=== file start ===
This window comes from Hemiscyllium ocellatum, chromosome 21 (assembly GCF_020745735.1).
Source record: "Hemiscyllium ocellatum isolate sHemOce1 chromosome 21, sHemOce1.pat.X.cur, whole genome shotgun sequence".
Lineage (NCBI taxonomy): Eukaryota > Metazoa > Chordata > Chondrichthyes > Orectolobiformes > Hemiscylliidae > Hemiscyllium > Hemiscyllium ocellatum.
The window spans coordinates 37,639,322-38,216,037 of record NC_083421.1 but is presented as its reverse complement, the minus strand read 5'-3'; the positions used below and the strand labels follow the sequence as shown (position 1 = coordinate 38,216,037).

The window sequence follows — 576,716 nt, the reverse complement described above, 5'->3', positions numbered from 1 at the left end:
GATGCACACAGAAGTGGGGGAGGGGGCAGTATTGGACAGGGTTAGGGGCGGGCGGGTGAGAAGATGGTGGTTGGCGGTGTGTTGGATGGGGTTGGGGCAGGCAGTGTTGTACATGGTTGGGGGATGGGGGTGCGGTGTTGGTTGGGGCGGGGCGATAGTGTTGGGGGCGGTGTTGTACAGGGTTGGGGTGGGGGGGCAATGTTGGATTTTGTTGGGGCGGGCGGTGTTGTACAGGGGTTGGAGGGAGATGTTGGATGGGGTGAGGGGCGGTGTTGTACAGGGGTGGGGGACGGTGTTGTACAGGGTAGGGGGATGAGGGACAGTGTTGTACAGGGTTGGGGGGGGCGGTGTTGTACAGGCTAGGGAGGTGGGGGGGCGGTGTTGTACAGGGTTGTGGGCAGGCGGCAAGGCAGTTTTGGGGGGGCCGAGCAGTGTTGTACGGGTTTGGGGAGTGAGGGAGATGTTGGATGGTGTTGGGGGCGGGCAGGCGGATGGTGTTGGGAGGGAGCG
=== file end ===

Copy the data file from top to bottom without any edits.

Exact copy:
This window comes from Hemiscyllium ocellatum, chromosome 21 (assembly GCF_020745735.1).
Source record: "Hemiscyllium ocellatum isolate sHemOce1 chromosome 21, sHemOce1.pat.X.cur, whole genome shotgun sequence".
Lineage (NCBI taxonomy): Eukaryota > Metazoa > Chordata > Chondrichthyes > Orectolobiformes > Hemiscylliidae > Hemiscyllium > Hemiscyllium ocellatum.
The window spans coordinates 37,639,322-38,216,037 of record NC_083421.1 but is presented as its reverse complement, the minus strand read 5'-3'; the positions used below and the strand labels follow the sequence as shown (position 1 = coordinate 38,216,037).

The window sequence follows — 576,716 nt, the reverse complement described above, 5'->3', positions numbered from 1 at the left end:
GATGCACACAGAAGTGGGGGAGGGGGCAGTATTGGACAGGGTTAGGGGCGGGCGGGTGAGAAGATGGTGGTTGGCGGTGTGTTGGATGGGGTTGGGGCAGGCAGTGTTGTACATGGTTGGGGGATGGGGGTGCGGTGTTGGTTGGGGCGGGGCGATAGTGTTGGGGGCGGTGTTGTACAGGGTTGGGGTGGGGGGGCAATGTTGGATTTTGTTGGGGCGGGCGGTGTTGTACAGGGGTTGGAGGGAGATGTTGGATGGGGTGAGGGGCGGTGTTGTACAGGGGTGGGGGACGGTGTTGTACAGGGTAGGGGGATGAGGGACAGTGTTGTACAGGGTTGGGGGGGGCGGTGTTGTACAGGCTAGGGAGGTGGGGGGGCGGTGTTGTACAGGGTTGTGGGCAGGCGGCAAGGCAGTTTTGGGGGGGCCGAGCAGTGTTGTACGGGTTTGGGGAGTGAGGGAGATGTTGGATGGTGTTGGGGGCGGGCAGGCGGATGGTGTTGGGAGGGAGCG